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Rep. Stephanie Murphy tells town hall in Sanford she doesn't support impeaching Trump right now

Orlando Sentinel logoOrlando Sentinel 8/2/2019 By Steven Lemongello, Orlando Sentinel

As more Democrats in Congress support an impeachment inquiry against President Trump, U.S. Rep. Stephanie Murphy told constituents at a Sanford town hall Wednesday that she’s not ready to support the idea – yet.

“I believe impeachment will assuredly consume us all,” the Democrat from Winter Park told the audience of about 100 at the Sanford Civic Center. “And basically grind our nation to a halt. And I think impeachment has a really high threshold."

Just one audience member asked about impeachment. Instead, most of those at the town hall aimed at seniors asked about shoring up Medicare, protecting Social Security and other health care and fiscal issues.

Members of Congress are home for a month-long summer break, and Murphy and many others are holding town halls to hear from constituents.

More than 100 of the 235 House Democrats have come out either in favor of impeachment or starting an impeachment inquiry. The number grew to triple digits in the week after independent counsel Robert Mueller testified before Congress, rejecting Trump’s statements that the redacted version of the Mueller Report “completely vindicated” him.

Mueller has said his office couldn’t make a determination as to whether Trump committed obstruction of justice because Department of Justice policy says a sitting president can’t be indicted. But the report does lay out Trump’s “public attacks on the investigation, non-public efforts to control it, and efforts in both public and private to encourage witnesses not to cooperate with the investigation.”

U.S. Rep. Val Demings, D-Orlando, sits on the House Judiciary Committee and supports an impeachment inquiry, while Murphy and U.S. Rep. Darren Soto, D-Kissimmee, have been more cautious.

During her opening remarks at the town hall, Murphy said Trump “has said and done a lot of things that I believe are beneath the dignity of the office that he occupies,” a statement that drew applause.

The Mueller Report and his testimony, she said, “has brought to light actions by the president that are deeply troubling, particularly when it comes to obstruction of justice. And I think that there’s growing evidence also to suggest that this president may be using his office to self-enrich himself and his family. And I want to get to the bottom of that.”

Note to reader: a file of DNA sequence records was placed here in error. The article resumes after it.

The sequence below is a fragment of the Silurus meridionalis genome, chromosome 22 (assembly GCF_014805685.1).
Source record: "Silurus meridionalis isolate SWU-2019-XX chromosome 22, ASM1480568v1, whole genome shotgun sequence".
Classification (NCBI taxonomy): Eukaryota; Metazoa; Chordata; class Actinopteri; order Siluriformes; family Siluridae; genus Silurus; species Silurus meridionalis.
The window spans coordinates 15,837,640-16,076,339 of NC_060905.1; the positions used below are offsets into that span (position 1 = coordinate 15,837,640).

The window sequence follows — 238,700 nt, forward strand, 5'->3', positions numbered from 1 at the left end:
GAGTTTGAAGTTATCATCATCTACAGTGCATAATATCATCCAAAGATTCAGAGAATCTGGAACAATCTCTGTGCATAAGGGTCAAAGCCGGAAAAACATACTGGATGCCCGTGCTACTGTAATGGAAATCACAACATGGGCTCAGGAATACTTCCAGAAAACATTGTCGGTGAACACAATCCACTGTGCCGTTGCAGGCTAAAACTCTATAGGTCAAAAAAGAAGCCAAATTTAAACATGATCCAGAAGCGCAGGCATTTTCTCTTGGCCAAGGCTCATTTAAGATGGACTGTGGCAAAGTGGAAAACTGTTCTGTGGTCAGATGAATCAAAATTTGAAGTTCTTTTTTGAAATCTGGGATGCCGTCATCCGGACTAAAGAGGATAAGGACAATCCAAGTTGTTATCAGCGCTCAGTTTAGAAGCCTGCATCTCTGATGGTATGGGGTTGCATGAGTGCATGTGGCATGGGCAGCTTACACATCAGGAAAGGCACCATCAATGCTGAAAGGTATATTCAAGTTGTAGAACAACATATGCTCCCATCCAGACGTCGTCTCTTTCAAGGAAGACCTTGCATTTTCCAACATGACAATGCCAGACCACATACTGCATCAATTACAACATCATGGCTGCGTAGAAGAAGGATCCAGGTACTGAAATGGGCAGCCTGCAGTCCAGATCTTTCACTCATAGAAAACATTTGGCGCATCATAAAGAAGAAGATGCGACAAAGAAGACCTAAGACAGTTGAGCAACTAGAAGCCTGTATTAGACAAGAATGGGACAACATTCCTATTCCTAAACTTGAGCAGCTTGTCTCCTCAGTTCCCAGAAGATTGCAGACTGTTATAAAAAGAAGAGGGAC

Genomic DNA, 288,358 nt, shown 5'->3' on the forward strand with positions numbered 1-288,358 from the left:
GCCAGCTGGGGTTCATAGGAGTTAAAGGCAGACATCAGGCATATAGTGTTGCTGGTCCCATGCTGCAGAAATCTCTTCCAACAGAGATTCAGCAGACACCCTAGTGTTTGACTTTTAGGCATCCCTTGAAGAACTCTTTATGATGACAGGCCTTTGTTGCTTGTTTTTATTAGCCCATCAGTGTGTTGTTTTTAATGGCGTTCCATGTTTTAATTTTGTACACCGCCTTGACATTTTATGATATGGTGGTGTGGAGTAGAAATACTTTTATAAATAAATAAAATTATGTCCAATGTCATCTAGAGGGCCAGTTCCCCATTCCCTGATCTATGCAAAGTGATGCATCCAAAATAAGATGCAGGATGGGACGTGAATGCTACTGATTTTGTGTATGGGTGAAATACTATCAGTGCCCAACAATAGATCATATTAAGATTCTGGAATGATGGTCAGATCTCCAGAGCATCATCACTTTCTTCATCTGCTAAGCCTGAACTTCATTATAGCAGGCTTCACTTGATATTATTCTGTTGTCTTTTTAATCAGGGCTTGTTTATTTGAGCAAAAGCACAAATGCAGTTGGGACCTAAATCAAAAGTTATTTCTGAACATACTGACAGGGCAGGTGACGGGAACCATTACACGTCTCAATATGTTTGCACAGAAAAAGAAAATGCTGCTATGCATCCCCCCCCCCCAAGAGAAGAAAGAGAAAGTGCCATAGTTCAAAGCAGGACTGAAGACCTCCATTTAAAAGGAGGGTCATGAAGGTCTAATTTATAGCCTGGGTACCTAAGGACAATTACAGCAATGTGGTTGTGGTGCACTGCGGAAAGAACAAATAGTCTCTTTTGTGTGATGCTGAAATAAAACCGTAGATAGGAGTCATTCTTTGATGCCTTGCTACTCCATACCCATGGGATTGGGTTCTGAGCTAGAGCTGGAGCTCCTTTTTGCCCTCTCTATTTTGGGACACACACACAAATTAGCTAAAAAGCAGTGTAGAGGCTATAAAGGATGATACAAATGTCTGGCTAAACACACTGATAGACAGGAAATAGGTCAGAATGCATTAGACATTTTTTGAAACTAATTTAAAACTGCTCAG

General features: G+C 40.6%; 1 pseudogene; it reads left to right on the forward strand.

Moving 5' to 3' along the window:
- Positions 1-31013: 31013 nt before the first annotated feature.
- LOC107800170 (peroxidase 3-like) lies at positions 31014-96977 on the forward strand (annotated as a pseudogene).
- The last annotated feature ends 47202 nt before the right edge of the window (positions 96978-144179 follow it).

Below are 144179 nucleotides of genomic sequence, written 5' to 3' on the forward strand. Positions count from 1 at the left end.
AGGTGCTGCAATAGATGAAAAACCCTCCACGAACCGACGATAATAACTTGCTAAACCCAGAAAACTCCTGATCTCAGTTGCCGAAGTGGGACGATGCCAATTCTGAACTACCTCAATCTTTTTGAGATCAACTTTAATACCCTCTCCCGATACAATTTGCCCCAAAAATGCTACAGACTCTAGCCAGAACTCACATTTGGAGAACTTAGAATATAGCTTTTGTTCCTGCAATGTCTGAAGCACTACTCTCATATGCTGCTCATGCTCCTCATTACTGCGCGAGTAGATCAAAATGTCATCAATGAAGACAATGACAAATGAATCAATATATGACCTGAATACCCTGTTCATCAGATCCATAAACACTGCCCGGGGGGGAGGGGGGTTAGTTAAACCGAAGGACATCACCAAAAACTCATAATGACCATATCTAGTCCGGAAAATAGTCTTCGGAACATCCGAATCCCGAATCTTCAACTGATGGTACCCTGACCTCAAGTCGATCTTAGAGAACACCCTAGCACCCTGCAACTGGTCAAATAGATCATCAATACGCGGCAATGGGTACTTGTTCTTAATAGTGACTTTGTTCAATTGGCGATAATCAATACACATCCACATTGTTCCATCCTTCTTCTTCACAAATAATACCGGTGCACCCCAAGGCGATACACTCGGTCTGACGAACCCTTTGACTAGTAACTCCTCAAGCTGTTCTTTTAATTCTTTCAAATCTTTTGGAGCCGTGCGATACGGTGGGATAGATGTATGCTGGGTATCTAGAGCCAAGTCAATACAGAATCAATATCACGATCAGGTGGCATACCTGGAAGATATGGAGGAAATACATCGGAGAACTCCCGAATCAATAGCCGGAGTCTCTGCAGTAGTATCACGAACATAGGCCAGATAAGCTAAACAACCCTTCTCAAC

But, she said, “We don't need impeachment proceedings to investigate. It is well within our authority as Congress.”

She cautioned that in the impeachment process, the House acts as prosecutor and the Republican-controlled Senate is the jury, and the House would need “clear and compelling evidence” to convince them.

Murphy also had a warning: “We get one shot at this.”

“If we jump the gun too early, and we pursue impeachment before we have all of the facts … If we move forward without all of that evidence and the Senate acquits the president, it makes it much harder to pursue impeachment a second time if we uncover additional information.”

Until then, she said, “While I would like to work with a different president in the White House, I believe that we do that at the ballot box rather than through impeachment.”

Paul Beals of Oviedo said the Trump administration “is stonewalling all attempts to get [information] and running out the clock. If we don’t do an inquiry on this guy, when is the next president ever getting any kind of impeachment inquiry?”

Murphy responded that she can “understand the frustration of people who are like, ‘Just do it already.’”

But it’s designed to be a “painstaking” process, she said, “if we cut any corners, we undermine the legitimacy of the process.''

One provocative question to Murphy, a Vietnam-born child refugee, asked, “I have a personal question. I know your history. I know your stories. … Is ICE coming to your home? Or are you protected?”

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“No, ICE is not knocking at my door,” Murphy said, referring to the controversy over the Immigration and Customs Enforcement’s raids on undocumented immigrants.

But she said took the question as one about the increasingly bitter rhetoric about immigration and race “that is unhelpful and moving in a different direction from the America I know, the America that welcomed my family, that allowed us to integrate, that allowed us to become proud American citizens.

“We have to have tolerance and some amount of grace for our fellow Americans,” she said. "And right now, we are seeing the highest elected officials tear open this divide. And all it does is make us weaker as a country.”

slemongello@orlandosentinel.com

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